Has Protest Increased Since the 1970s?
How a Survey Question Can Construct a Spurious Trend

Michael Biggs

British Journal of Sociology, vol. 66, no. 1, 2015, pp. 141-62; DOI: 10.1111/1468-4446.12099

British protest events The literature on political participation asserts that protest has increased over the last four decades, all over the world. This trend is derived from surveys asking questions about participation in various forms of protest, including demonstrations, boycotts, and unofficial strikes. The latter question made sense in the context in which it was formulated, Britain in the early 1970s, and with regard to the original methodological aim, measuring 'protest potential'. The absence of a generic question on strikes, however, distorts our understanding of protest. Two sources of data on Britain in the 1980s and 1990s—a population survey and an event catalogue—comprehensively measure strikes. They show that strikes greatly outnumbered demonstrations and other forms of protest. Another claim in the literature, that protesters are highly educated, no longer holds once strikes are properly counted. Strikes in Britain, as in many countries, have dramatically declined since the 1980s. This decline more than offsets any increase in demonstrations and boycotts, meaning that the total volume of protest has decreased. The episode illustrates how survey questions, when replicated without scrutiny, can misconstrue social trends.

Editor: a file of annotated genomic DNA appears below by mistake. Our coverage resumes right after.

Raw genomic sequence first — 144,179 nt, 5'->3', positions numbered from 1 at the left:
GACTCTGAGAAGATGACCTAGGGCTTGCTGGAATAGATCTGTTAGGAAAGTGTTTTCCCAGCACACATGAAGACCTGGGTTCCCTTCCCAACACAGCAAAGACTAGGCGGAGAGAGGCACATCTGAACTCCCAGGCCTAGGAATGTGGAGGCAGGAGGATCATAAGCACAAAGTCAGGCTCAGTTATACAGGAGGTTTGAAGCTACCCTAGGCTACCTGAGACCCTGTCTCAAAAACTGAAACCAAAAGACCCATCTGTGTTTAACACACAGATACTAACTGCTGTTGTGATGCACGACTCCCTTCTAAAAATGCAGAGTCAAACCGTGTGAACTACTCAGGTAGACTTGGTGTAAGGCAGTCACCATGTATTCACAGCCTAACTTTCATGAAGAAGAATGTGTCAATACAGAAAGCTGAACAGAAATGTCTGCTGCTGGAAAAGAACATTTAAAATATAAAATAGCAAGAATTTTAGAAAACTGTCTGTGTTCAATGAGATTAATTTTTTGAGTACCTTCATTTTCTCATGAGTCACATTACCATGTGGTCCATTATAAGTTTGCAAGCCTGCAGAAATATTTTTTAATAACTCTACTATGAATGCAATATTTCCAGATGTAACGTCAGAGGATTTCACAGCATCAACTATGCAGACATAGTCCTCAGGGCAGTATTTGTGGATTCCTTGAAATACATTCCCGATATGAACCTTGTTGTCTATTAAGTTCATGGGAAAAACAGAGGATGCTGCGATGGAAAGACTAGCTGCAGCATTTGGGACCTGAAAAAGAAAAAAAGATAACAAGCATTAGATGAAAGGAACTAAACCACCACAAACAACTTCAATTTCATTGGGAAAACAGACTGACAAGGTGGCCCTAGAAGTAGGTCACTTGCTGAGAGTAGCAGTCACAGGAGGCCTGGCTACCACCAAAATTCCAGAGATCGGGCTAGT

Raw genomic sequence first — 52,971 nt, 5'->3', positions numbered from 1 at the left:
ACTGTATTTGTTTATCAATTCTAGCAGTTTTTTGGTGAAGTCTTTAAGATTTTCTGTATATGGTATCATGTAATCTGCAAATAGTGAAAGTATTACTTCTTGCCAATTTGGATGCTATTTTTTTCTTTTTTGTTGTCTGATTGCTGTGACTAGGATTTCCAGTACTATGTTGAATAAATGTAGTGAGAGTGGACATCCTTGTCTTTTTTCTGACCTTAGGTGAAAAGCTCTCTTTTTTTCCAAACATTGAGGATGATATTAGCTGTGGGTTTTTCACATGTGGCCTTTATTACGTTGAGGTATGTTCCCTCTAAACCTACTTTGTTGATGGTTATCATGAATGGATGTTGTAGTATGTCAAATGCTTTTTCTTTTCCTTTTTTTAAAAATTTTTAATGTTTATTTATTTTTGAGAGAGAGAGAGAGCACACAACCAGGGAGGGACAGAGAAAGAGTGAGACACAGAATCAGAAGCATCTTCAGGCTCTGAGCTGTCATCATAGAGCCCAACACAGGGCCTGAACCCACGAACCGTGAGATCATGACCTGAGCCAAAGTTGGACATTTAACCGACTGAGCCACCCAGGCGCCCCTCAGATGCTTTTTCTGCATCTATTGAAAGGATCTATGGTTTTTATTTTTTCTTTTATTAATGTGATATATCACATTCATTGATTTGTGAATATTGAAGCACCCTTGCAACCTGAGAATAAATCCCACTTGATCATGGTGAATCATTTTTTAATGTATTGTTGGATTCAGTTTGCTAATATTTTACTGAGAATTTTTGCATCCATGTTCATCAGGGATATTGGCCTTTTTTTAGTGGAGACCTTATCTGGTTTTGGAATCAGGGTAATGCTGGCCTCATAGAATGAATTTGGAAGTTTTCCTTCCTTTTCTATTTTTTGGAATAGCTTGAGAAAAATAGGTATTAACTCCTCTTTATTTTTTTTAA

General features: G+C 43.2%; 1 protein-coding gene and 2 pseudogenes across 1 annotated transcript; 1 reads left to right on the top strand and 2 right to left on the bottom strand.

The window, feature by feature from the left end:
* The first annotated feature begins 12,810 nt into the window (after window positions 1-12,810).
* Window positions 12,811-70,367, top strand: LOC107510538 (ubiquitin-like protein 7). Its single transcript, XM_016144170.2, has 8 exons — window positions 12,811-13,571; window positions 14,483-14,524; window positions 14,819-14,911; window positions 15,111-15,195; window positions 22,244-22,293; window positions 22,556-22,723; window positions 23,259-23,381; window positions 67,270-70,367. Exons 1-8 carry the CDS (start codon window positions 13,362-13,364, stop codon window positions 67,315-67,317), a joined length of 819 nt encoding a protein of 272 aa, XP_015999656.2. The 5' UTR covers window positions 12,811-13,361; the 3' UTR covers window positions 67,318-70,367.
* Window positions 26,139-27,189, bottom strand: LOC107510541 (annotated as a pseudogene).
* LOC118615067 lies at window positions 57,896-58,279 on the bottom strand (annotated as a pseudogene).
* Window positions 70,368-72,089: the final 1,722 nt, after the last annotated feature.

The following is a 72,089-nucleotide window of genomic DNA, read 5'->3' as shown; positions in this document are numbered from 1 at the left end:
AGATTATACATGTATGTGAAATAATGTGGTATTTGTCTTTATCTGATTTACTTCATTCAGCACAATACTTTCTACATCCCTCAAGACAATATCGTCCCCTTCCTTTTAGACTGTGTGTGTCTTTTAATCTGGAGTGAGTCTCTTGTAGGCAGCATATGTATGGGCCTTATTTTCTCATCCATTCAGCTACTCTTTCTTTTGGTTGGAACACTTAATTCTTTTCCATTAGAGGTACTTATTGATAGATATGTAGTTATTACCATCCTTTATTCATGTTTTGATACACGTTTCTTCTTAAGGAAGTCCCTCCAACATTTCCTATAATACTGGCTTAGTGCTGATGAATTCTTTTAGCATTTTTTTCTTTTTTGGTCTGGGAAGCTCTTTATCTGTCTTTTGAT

Supporting information:

Michael Biggs, Department of Sociology, University of Oxford